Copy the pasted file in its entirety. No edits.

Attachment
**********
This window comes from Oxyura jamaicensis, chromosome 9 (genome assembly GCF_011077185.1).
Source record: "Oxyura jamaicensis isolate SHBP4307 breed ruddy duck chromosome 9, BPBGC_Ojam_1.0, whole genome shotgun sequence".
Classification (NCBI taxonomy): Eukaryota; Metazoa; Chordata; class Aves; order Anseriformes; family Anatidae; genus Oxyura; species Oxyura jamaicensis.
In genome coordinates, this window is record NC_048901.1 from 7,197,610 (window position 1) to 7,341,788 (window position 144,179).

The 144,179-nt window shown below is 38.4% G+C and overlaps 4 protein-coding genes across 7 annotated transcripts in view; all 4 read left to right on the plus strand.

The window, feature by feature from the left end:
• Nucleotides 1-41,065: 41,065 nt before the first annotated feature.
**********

This window comes from Oxyura jamaicensis, chromosome 9 (genome assembly GCF_011077185.1).
Source record: "Oxyura jamaicensis isolate SHBP4307 breed ruddy duck chromosome 9, BPBGC_Ojam_1.0, whole genome shotgun sequence".
Classification (NCBI taxonomy): Eukaryota; Metazoa; Chordata; class Aves; order Anseriformes; family Anatidae; genus Oxyura; species Oxyura jamaicensis.
In genome coordinates, this window is record NC_048901.1 from 7,197,610 (window position 1) to 7,341,788 (window position 144,179).

The 144,179-nt window shown below is 38.4% G+C and overlaps 4 protein-coding genes across 7 annotated transcripts in view; all 4 read left to right on the plus strand.

The window, feature by feature from the left end:
• Nucleotides 1-41,065: 41,065 nt before the first annotated feature.